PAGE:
there are no hydraulics anywhere.
Now, my ships all have something called a central gravity deck. this is essentially a deck in the center of the ship that pull everything inward, so that you walk on either side of it.
My reason for this is 1: gravity works inward like a sphere, if one side is an attractive plane it is only natural that the other side is too. The reason for choosing a plate rather than a sphere is because of the size requirements to get
the process of making that mech I cannot figure out how to upload picture to DA journal, so just check my blog:http://progw.blogspot.com/2013/08/process-of-making-mech.htmlthe process of making that mech2 years ago in Personal More Like This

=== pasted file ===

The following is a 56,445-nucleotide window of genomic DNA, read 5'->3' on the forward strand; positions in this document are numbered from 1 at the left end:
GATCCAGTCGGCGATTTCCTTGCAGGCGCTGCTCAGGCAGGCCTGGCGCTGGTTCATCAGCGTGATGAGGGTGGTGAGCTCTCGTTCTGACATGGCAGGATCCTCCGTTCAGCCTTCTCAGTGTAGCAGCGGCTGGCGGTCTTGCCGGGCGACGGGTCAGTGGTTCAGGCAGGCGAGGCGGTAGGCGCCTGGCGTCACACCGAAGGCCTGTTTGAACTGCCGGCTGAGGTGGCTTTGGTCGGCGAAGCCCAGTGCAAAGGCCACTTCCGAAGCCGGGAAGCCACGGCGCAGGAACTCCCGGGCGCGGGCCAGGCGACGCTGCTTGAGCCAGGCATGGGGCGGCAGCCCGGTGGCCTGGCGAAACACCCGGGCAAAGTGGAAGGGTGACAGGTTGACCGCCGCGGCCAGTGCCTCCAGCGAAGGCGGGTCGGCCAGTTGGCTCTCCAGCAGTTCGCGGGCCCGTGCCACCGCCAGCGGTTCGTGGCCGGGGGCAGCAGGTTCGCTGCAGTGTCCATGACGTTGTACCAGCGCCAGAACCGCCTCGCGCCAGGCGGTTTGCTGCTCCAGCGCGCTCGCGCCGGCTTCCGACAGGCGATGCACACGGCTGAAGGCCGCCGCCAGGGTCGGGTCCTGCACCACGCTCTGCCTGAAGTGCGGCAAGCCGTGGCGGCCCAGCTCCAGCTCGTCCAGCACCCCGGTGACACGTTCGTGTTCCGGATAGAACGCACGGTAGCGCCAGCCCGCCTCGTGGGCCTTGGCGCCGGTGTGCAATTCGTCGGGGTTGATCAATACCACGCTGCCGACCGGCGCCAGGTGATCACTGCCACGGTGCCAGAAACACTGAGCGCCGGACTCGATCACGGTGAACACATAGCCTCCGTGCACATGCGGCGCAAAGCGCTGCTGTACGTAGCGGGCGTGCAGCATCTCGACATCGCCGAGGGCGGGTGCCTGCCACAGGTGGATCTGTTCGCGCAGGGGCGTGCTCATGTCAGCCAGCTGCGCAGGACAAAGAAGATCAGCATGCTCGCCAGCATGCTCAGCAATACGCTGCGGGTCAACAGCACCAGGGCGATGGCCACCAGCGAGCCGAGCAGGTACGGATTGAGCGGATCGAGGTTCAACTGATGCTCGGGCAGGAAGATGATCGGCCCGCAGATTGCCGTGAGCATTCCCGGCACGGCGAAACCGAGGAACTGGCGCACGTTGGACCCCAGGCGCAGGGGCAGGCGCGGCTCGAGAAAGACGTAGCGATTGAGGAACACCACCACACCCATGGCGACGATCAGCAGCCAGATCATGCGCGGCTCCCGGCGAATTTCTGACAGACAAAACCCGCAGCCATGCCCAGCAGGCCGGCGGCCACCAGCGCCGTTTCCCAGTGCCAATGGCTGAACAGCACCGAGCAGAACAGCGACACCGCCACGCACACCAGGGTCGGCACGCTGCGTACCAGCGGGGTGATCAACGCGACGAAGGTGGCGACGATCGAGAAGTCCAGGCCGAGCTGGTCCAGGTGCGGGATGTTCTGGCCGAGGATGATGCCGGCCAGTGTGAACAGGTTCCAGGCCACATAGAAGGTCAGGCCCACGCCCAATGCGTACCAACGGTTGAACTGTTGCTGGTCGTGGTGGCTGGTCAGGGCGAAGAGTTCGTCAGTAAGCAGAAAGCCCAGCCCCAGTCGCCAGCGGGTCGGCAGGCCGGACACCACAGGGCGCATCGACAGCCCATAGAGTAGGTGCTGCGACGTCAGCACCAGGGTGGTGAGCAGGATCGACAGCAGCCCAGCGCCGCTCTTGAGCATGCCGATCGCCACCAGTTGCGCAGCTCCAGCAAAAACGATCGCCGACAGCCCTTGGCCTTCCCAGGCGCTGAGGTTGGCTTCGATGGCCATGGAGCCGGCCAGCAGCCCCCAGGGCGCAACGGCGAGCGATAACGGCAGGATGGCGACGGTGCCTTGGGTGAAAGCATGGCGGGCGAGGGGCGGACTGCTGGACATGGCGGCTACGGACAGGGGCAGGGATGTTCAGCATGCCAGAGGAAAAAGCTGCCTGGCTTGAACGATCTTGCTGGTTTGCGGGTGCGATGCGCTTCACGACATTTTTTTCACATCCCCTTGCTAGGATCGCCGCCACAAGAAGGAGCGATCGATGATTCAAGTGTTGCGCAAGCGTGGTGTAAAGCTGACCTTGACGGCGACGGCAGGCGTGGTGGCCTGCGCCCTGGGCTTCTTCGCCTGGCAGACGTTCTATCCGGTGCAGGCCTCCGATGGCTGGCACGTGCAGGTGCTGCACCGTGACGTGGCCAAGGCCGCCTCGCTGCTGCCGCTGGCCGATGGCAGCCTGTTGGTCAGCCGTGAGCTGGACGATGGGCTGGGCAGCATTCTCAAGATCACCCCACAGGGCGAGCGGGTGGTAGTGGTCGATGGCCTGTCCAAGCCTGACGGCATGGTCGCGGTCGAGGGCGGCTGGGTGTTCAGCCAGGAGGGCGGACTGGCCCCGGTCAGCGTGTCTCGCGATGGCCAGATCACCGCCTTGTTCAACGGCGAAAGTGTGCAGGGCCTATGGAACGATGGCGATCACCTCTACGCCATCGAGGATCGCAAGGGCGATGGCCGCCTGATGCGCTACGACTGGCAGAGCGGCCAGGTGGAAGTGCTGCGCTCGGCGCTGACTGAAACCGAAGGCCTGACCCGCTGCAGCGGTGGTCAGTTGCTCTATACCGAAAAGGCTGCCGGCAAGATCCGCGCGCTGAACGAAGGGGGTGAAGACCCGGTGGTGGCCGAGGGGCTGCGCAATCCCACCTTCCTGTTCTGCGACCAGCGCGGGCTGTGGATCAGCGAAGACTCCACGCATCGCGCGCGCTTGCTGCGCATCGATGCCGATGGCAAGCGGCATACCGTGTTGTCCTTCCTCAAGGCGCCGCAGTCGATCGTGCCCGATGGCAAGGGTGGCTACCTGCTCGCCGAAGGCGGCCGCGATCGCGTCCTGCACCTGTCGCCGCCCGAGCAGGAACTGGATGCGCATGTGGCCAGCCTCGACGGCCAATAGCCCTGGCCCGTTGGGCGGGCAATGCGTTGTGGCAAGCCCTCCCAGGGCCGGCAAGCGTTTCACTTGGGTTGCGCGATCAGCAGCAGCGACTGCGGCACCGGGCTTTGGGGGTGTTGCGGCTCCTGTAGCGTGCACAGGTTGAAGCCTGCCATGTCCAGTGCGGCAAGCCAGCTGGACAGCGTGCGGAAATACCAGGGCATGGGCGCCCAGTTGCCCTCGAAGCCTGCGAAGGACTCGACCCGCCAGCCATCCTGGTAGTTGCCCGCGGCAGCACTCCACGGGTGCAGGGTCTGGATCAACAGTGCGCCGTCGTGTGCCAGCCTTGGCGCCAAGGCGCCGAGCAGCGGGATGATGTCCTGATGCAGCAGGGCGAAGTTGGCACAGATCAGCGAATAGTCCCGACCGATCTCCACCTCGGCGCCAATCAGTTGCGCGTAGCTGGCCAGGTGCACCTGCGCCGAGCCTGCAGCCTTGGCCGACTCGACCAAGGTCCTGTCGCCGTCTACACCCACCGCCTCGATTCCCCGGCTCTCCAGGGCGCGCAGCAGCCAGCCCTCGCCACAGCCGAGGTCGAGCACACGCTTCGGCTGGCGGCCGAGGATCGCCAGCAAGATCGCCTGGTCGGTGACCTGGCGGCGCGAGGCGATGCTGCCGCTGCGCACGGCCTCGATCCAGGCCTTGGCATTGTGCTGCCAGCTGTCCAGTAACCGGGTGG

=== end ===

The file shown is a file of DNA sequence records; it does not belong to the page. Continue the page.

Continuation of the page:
Did You Know - Manage DeviationsManage DeviationsDid You Know - Manage Deviations7 months ago in Art Features More Like This
Especially when you have quite a lot of artworks in your gallery, it can become tricky to manage your deviations and to sort through them.
That's why we have the manage deviations page. You can either access it via the direct link or by choosing "Manage Deviations" from the Submit Menu.
On that page you have listed your deviations & journals. The overview will give you the name, the category it was submitted to, the publishing date and it also lists your sharing options and if critiques and comments are enabled or disabled.
When hovering over your deviation title, you will also get a little preview of that deviation. This helps to know what deviation you are going to edit, when you can't remember what title goes with what deviation.